RFR: 8151670: Unexpected concurrent refinement deactivation and reactivation
mikael.gerdin at oracle.com
Wed Mar 23 13:00:51 UTC 2016
On 2016-03-23 08:41, Kim Barrett wrote:
>> On Mar 22, 2016, at 12:45 PM, Jon Masamitsu <jon.masamitsu at oracle.com> wrote:
>> Looks correct. I assume there will be a new version with a few
>> changes from Mikael's comments.
> Thanks Jon. Replies below.
> New webrev:
> full: http://cr.openjdk.java.net/~kbarrett/8151670/webrev.01/
> incr: http://cr.openjdk.java.net/~kbarrett/8151670/webrev.01.inc/
I'm ok with this version.
One thing, though.
178 inline void assert_fully_consumed(BufferNode* node, size_t
Moving assertions to inline functions is problematic because on Windows
we cannot print the stack trace from an assertion context, so if this
assert fires off on Windows there is no way to know which caller
triggered it since the line number will always point to the inline function.
Would you be ok with making this a macro or passing in __LINE__ to
assert_fully_consumed and print something like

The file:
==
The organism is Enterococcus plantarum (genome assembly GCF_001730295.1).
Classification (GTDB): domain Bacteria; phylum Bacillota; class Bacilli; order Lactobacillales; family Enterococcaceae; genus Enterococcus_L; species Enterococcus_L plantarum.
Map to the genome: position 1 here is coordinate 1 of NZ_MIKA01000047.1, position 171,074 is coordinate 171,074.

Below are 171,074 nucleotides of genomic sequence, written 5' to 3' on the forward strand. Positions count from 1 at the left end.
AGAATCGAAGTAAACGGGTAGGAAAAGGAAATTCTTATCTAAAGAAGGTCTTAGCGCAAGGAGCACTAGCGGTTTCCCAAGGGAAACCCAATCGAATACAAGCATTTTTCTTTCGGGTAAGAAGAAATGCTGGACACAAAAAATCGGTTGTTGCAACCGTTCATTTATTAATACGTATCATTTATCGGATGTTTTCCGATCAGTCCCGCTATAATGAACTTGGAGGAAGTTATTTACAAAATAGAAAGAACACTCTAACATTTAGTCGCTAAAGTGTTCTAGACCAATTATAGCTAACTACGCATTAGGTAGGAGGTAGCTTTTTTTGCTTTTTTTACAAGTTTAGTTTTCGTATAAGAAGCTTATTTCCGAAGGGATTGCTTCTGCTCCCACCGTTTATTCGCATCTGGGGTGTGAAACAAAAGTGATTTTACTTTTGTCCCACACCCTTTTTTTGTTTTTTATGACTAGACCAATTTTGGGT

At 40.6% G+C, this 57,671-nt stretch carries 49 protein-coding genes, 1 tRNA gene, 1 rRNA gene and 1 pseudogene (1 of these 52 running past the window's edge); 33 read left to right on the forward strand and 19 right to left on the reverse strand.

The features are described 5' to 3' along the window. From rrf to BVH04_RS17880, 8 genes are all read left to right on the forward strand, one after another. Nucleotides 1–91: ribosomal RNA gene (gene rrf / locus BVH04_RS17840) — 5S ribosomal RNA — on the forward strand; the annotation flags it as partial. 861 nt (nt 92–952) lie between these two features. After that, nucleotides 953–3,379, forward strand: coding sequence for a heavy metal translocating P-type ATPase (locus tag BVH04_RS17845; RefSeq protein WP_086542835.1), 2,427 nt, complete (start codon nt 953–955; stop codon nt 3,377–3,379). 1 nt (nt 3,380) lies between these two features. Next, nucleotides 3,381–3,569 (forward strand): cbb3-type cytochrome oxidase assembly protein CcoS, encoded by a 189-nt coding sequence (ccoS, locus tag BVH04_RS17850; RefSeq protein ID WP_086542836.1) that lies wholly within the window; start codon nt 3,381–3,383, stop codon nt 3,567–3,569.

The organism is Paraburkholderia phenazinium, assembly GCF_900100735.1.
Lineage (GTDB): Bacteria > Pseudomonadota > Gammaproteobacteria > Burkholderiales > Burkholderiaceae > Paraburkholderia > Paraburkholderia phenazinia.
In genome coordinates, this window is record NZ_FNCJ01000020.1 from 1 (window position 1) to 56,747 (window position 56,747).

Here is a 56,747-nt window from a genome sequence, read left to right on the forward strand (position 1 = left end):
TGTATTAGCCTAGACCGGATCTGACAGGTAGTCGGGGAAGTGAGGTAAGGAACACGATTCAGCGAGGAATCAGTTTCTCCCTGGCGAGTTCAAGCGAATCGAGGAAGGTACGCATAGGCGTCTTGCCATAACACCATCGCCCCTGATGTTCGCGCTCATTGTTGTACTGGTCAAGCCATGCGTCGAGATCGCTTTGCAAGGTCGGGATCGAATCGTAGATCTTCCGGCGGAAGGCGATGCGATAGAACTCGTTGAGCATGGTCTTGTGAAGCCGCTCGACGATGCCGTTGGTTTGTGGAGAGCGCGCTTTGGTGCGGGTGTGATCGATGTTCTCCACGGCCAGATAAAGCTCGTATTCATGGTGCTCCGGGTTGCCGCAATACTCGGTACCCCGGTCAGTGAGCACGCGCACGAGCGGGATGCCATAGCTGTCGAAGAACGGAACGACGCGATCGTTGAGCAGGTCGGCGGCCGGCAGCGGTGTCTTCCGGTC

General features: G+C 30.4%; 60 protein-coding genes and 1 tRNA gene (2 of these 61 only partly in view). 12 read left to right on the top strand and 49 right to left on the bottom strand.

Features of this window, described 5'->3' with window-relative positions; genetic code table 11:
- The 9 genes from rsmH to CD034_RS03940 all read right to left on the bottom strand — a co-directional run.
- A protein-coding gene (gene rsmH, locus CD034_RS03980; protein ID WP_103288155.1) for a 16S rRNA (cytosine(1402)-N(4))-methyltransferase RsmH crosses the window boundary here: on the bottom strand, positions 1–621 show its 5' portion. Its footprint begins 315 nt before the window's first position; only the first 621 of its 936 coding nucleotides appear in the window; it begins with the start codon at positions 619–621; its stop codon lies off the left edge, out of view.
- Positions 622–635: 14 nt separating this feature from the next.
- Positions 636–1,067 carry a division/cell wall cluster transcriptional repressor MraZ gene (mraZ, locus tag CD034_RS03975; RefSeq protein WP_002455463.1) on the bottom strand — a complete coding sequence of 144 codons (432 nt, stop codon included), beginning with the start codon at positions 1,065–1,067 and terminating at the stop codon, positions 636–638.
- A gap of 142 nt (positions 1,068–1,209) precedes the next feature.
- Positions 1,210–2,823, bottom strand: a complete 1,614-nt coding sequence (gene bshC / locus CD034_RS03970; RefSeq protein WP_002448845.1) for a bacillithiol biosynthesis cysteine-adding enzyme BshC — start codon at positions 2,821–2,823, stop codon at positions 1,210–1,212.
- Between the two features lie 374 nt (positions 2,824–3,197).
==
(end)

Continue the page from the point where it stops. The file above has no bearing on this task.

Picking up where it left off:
"Caller at " __FILE__ ":%d", line
I don't need to see a new webrev for either of those approaches if you
decide to follow them.
>> Couple of minor points.
>> Extra "to" (end of 84 and beginning of 85).
>>> 84 // function. If "consume" is true, the node's index is updated to
>>> 85 // to exclude the processed elements, e.g. up to the element for
>> Instead of
>>> 186 assert(node->index() == buffer_size(), "apply said fully consumed");
>> maybe something a little more wordy
>> assert (node->index() == buffer_size(), "Buffer was not fully processed as claimed: index " SIZE_FORMAT " buffer_size " SIZE_FORMAT, node->index(), buffer_size());
>> Would this assertion actually fit better at the end of
>> 153 bool DirtyCardQueueSet::apply_closure_to_buffer(CardTableEntryClosure* cl,
>> 174 }
>> assert (!result || node->index() == buffer_size(), "Buffer was not fully processed as claimed: index " SIZE_FORMAT " buffer_size " SIZE_FORMAT, node->index(), buffer_size());
>> 175 return result;
>> 176 }
>> so that you don't need it in apply_closure_to_completed_buffer()
>> and mut_process_buffer()?
> I added an assertion helper that provides more information, and called from the two
> with the previous limited content asserts. I don’t think apply_closure_to_buffer is the
> right place for it; it’s the other two places that are making decisions that will be wrong
> if that assertion doesn’t hold.
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